It’s no surprise, then, that when Marx, with his great foresight and intellect, critiquing the capitalist system — by publishing Das Kapital, volume one, in German, in 1867 — predominantly used statistics and examples from the factories of Britain as a model for explaining the exploitation of workers across the western world.
For example, as late as 1850, most Europeans lived in rural settings.
Britain was the exception to this rule, where 50% of people in 1850 lived in towns, due to the rise of the industrial economy.
Thus, one form of exploitation gave way to another. And working conditions for the lower classes became much tougher with the rise of urban-industrial-capitalism, where, as Marx aptly put it: Time became money like no other epoch of history hitherto.
The mid to late 19th century, therefore, saw the birth of two new class structures across Europe.
The working class, a term given to those who lacked property, and who were forced to eke out an existence, for both themselves and their families, entirely off their own physical labour; and then the newly emerging wealthy bourgeoisie: A class of bankers, traders and industrialists, whose wealth and power grew exponentially; blurring the lines of the traditional class structures of the old aristocracy.
And so class consciousness firmly became a defining characteristic of 19th century society and political discourse.
It’s this theme of friction between the classes, and between social conservatives and radical revolutionaries, that Evans continually returns to here, which makes The Pursuit of Power such a gripping and enthralling read.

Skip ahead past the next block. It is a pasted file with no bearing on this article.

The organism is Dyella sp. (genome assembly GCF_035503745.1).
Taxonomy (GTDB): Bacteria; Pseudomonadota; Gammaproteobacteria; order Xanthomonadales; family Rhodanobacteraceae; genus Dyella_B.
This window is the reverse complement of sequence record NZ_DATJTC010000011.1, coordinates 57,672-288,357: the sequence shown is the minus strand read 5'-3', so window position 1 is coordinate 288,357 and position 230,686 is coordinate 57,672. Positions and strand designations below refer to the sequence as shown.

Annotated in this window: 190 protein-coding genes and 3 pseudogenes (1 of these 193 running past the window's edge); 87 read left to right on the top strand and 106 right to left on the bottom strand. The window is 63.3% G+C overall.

The two major historical events of the century — the Congress of Vienna in 1815 and the 1848 revolutions across Europe — for example, were both occasions where conservative European statesmen saw international co-operation as a way to prevent further social and political revolution across the continent.
Hoping instead for a return to business as usual: Where the ruling class bossed most of society around with little retaliation or questioning of the power structures.
Moreover, most landmark rights that were won over the late 19th and early 20th for the masses —such as the implementation of the welfare state in Germany and Britain — were carrot and stick led gestures and concessions from liberal governments, who feared a revolt and upheaval from the radicals and revolutionaries, who were growing in numbers.
While the fight for economic power, basic human rights, and dignity — which arose from the principal ideas of the French Revolution in 1789 — is the dominant theme that Evans focuses on here, the length and breath of his study is so wide, that he ensures enough time, space, and ink, to explore the changing nature of culture, technology, the environment, sexual mores, and religious beliefs as the 19th century gave way to the 20th.
If the outbreak of the First World War brought an end to a century of European hegemony, and eventual ruin upon Europe, it’s worth noting, Evans reminds us here, that this was not a sudden or unheralded development.
As the current western global political hegemony/world order appears to be entering it’s darkest and most uncertain phase since 1945 — and as inequality is reaching levels across the western world not seen since the 19th century — this book is a stark reminder that just when order and stability seems to be a permanent fixture of a society: Chaos, uncertainty, danger, violence, and barbarism are always lurking just around the corner.